In what may be a glimpse into the next frontier in class action litigation, two federal courts recently disposed of putative class actions alleging violations of state privacy laws involving genetic and biometric data.

In a rare defense victory in a circuit favored by the plaintiff's bar, a Ninth Circuit panel affirmed a decision by the United States District Court for the District of Alaska denying plaintiff's motion for certification of claims under  Alaska's Genetic Privacy Act. Plaintiffs in that case alleged that defendant, a company that sells DNA testing kits, disclosed customers' DNA results without their consent. The plaintiff brought the putative class action lawsuit on behalf of nearly 1,000 residents of the state. The Ninth Circuit panel agreed with the district court that plaintiff failed to meet the predominance requirement of Rule 23(b)(3), as common questions did not predominate over individual issues. In particular, the court found that individualized issues predominated with regard to disclosure, consent, and damages. Because customers were involved in various of the defendant's "projects," they signed different releases and had chosen different privacy settings. Whether customers had consented to disclosure of their information, and whether such information had actually been disclosed, differed based on these privacy terms. Furthermore, the court noted that although variations in class member damages alone were not sufficient to preclude certification, these differences supported the district court's holding. Additionally, the court held that the lower court did not abuse its discretion in finding plaintiff also failed to prove superiority under the circumstances, as it would be difficult to adjudicate a class action with so many individualized issues and only limited resources would be saved in doing so. Thus, the Ninth Circuit panel agreed that individual litigation was more appropriate than a class action.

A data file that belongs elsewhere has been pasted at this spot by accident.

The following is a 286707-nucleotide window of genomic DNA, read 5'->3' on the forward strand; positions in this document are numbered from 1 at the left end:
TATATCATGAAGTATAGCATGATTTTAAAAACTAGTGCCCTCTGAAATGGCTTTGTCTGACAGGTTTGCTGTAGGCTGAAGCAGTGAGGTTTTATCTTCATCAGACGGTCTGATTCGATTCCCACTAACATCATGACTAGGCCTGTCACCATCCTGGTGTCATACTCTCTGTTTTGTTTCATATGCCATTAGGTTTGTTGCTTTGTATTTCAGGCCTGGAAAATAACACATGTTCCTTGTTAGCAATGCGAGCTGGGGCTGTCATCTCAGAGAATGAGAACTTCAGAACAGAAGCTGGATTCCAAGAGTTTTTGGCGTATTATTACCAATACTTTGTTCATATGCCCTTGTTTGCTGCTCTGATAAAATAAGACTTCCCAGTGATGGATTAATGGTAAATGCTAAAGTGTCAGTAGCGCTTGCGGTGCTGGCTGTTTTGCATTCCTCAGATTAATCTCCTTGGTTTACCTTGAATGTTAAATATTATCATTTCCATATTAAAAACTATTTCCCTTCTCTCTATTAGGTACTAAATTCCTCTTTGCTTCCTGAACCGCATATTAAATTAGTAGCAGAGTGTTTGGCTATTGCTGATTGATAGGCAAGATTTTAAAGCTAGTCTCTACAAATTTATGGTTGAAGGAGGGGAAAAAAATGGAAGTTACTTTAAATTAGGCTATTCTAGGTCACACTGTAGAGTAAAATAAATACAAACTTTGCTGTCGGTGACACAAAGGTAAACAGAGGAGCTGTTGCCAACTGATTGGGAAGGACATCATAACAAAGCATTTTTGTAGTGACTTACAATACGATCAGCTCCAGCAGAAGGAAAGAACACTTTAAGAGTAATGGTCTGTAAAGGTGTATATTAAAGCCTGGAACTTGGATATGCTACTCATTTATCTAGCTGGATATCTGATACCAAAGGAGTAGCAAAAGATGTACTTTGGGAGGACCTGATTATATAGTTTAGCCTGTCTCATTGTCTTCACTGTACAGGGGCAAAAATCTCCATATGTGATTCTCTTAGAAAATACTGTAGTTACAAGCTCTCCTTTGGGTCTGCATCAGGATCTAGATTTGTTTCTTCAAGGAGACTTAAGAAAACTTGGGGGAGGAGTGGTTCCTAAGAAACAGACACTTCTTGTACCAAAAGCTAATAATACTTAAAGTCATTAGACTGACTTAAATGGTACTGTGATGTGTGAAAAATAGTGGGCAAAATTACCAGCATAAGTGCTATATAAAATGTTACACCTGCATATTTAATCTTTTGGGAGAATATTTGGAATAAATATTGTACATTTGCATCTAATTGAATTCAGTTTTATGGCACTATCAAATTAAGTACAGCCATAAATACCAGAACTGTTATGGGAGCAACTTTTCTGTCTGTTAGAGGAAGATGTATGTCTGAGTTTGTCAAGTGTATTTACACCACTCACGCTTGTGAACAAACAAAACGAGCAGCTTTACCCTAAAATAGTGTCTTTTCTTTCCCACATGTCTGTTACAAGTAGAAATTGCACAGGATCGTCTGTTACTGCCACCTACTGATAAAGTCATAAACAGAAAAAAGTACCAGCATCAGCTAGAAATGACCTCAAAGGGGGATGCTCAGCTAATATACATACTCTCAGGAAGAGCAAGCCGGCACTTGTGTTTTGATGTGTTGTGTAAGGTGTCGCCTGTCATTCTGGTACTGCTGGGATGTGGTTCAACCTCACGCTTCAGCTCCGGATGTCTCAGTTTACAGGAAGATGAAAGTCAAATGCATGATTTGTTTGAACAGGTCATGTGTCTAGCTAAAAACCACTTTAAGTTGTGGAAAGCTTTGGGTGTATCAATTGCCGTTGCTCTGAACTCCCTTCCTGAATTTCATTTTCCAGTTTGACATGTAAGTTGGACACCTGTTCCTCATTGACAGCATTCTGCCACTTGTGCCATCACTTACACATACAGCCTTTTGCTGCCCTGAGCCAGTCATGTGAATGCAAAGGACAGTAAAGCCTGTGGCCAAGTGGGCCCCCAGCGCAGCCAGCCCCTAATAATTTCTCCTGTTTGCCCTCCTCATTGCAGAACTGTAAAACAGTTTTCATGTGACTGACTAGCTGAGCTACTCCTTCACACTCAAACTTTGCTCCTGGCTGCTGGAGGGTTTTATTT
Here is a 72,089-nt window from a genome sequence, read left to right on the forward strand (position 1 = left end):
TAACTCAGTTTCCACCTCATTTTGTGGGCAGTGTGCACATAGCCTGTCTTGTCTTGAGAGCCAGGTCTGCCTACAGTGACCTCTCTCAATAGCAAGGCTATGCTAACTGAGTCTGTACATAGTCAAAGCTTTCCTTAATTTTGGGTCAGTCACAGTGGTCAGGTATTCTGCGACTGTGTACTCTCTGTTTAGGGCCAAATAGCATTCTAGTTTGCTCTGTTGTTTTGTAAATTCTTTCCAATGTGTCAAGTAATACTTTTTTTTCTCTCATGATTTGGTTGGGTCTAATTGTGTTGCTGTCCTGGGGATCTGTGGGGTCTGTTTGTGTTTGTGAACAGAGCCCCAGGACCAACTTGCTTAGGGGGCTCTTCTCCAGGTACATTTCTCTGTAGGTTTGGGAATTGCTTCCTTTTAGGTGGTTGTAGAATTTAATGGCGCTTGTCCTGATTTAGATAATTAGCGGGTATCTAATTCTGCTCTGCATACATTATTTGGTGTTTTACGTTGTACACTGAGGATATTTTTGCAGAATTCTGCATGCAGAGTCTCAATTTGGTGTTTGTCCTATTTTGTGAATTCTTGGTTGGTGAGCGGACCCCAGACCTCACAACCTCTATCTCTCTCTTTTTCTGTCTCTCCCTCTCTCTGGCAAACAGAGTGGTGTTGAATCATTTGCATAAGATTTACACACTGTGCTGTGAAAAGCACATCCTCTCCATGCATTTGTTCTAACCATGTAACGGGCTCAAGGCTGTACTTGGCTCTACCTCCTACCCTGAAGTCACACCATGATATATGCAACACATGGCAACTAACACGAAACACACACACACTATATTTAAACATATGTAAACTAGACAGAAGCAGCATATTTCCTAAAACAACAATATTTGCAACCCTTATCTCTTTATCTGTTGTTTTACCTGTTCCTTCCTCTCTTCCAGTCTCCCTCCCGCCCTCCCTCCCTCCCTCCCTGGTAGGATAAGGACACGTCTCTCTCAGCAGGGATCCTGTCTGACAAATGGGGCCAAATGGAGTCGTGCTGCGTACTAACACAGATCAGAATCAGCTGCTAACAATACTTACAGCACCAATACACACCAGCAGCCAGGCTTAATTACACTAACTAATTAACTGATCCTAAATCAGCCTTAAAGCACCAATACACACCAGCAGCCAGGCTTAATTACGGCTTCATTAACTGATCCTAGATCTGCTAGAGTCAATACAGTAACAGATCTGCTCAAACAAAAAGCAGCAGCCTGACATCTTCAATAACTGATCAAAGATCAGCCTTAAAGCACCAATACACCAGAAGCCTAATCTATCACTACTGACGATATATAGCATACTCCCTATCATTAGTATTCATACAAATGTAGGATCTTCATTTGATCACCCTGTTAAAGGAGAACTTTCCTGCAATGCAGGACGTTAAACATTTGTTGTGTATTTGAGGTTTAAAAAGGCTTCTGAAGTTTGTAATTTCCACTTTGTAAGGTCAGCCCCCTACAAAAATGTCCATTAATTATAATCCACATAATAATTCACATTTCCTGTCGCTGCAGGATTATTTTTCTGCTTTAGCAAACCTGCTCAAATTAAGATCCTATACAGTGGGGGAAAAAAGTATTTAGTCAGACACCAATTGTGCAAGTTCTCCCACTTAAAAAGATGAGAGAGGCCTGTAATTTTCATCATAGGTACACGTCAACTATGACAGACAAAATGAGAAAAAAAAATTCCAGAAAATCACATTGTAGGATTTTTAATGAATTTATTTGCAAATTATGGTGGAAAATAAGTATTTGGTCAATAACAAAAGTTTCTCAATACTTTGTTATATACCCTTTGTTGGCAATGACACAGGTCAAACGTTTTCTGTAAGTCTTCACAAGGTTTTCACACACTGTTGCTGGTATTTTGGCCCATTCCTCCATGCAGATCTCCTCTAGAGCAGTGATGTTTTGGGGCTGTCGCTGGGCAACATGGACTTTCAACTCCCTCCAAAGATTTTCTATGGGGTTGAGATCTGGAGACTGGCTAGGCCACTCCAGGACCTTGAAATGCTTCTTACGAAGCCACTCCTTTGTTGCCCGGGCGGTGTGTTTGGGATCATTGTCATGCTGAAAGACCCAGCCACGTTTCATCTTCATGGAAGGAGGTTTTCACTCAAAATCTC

In addition, an Illinois federal district court dismissed putative class claims by airline employees for violation of the Illinois Biometric Information Privacy Act ("BIPA") based on their employer's alleged use of a biometric timekeeping system. The court reasoned that such claims were preempted by the Railway Labor Act ("RLA"), which applies to collective bargaining agreements in the airline and railroad industries.  Specifically, plaintiffs alleged that the defendant airline violated their privacy rights by requiring them to scan their fingers to sign in and out at work without providing an appropriate notice or obtaining their consent. Plaintiffs sought an injunction requiring the airline to destroy their biometric data and cease its unlawful conduct as well as monetary damages. Defendant airline moved to dismiss for failure to state a claim, arguing plaintiffs had not alleged a sufficient injury under BIPA, and for improper venue, asserting the claims were preempted by the RLA. With regard to the former, the court held that plaintiffs had alleged a concrete injury based on their claim that that defendant airline shared employees' biometric data with third party vendors without employees' knowledge or consent. However, the court agreed that the RLA preempted plaintiffs' claims because those claims required an interpretation of the relevant collective bargaining agreements, and were therefore subject to mandatory arbitration under the RLA. The court therefore dismissed the complaint for improper venue.

Cole v. Gene by Gene, Ltd., No. 17-35837 (9th Cir. Aug. 21, 2018).

Miller v. Southwest Airlines Co., 18 C 86 (N.D. Ill. Aug. 23, 2018).

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